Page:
Betting effect of Carmelo Anthony traded to New York Knicks?

The rumors are finally true – Carmelo Anthony has been traded to the New York Knicks (aka, Carmelo’s taking his talents to Madison Square Garden and teaming up with Amare Stoudemire).

What does this mean to sports bettors?

Current NY Knicks betting odds: 25-1 to win the NBA Title ($10 wins $250). There are currently only eight NBA teams with better odds. (See different future odds ranges at various online sportsbooks)

Major changes to a team during the season typically follows a familiar pattern: at first, the public overreacts to the impact (e.g., perceived good changes are considered better than they really are, perceived bad changes are considered worse than they really are).

At this initial stage, there’s typically value betting against the consensus opinion (betting against the team that had the good thing happen to them, and betting on the team that had the bad team happen to them). The two major reasons for this contrarian approach are: a) the public’s overreaction, resulting in marketplace value; b) The genuine effect of the perceived change is often delayed in the real world. For example, a team losing players will rally around the loss for a few games, often doing better than expected initially. A team gaining players will take a while to integrate the new pieces, often underperforming for an extended period.

In the case of the Carmelo Anthony trade, I believe the New York Knicks will be significantly over-valued for 7 to 10 games, and there will be strong line value betting against.

The Denver Nuggets will not be valued highly at first by the marketplace. Typically this would offer value, but in this case I consider the harsh valuation to be justified – the same team-wide disruption affecting the Knicks will also affect the Nuggets. This is very different than a single injured player. A justified low valuation means I am neutral on them betting-wise.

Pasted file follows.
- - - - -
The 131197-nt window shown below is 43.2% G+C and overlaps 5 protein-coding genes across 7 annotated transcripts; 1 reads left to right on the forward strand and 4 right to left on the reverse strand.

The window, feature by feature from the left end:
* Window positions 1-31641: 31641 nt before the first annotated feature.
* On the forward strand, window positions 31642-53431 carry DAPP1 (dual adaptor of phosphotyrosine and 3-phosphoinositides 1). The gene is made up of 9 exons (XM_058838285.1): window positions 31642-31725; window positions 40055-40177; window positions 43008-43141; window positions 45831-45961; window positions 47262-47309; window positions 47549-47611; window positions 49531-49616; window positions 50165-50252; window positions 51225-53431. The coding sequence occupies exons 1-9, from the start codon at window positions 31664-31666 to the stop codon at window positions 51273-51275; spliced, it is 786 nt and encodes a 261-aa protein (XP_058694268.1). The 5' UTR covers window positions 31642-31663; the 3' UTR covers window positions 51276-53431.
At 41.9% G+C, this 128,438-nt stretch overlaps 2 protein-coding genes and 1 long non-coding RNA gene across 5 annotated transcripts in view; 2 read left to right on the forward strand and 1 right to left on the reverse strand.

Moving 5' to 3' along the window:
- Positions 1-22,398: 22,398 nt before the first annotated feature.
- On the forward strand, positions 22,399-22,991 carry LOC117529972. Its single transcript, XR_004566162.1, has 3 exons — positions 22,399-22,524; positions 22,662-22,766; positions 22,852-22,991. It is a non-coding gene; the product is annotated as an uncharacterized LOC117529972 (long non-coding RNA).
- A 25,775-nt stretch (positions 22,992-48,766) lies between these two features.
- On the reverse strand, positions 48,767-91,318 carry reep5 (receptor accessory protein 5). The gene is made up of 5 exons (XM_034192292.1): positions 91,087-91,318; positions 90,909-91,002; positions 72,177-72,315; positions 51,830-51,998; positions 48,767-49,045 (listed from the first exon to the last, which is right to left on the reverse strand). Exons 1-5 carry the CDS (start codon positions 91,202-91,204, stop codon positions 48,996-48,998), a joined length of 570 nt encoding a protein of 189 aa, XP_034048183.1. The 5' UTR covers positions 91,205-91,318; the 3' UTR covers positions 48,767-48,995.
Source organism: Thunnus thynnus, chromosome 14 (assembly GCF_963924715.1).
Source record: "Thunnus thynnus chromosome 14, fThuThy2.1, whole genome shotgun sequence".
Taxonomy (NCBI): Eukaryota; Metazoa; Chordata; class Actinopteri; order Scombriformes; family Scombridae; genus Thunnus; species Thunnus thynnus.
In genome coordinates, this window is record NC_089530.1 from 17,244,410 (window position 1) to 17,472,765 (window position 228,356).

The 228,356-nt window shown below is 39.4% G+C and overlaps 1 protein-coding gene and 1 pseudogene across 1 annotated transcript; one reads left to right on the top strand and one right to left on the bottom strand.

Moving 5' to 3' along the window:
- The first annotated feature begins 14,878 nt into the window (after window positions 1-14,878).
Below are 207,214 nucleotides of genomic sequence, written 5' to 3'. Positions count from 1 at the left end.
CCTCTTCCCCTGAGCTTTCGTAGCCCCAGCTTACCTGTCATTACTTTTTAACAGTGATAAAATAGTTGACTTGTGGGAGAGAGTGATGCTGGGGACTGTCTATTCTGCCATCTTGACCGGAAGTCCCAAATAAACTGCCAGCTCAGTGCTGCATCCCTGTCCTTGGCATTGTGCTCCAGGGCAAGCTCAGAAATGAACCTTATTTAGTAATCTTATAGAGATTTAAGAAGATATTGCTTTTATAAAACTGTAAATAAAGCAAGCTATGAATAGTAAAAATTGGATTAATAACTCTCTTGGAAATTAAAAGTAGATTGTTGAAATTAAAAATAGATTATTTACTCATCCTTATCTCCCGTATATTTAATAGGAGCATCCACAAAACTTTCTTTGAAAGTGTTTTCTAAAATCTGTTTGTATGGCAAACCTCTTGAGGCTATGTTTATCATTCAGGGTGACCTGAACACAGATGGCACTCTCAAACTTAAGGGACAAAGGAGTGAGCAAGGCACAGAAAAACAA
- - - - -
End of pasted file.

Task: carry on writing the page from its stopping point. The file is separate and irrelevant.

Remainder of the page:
Though it may be surprising to some readers, I see modest value on the New Jersey Nets in the near-term. There is a perception that they somehow lost out on this trade – but in reality they have not been hurt in any way. If the market decides to think less of them, that misperception will offer value.

Typically, after the initial transition stage, the team that was overvalued becomes undervalued as the marketplace becomes frustrated at their expectations not being reached; this is typically about the same time the player integration issues work themselves out. The combination of less regard in the marketplace plus upward trending performance equates to value betting on.

This will likely not be the case with the Knicks. Yes, the marketplace will become frustrated, and the new players will eventually start to gel – but the general overvaluation of New York teams combined with the general overvaluation of marquee players like Carmelo and Stoudemire rarely allow for significant value on such teams. After the initial stage, I will likely be only neutral on the Knicks.

The Nuggets, on the other hand, will likely offer great value in the mid-term. The marketplace will become frustrated as the team tries to gel, but there will be no big-city nor marquee bias unnaturally inflating public perception; as long as the coach can keep the team motivated, their perceived value will hit rock bottom just about the time their new pieces start to play well together – likely offering strong gambling value on the Nuggets after the initial transition stage of this trade.

I expect to see many professional bettors here in Las Vegas and online to ride this pattern with their free picks.

Carmelo Anthony Trade Details:

In addition to Anthony, the New York Knicks receive:  Chauncey Billups, Shelden Williams, Anthony Carter, Renaldo Balkman, and Corey Brewer (from Timberwolves)

Denver Nuggets receive: Wilson Chandler, Raymond Felton, Danilo Gallinaire, Timofey Mozgov, Knicks 2014 first-round pick, Warriors 2012 and 2013 second-round picks, and $3 million in cash.

Additionally, Knicks are sending Eddy Curry and Anthony Randolph to Minnesota.

CONVERSATION:

Do you agree with the “zig-zag” theory of team disruption (underperform and public overvaluation of “good changes” initially, become frustrated and undervalue around when the good things start to happen).

Would you want Carmelo Anthony on your team?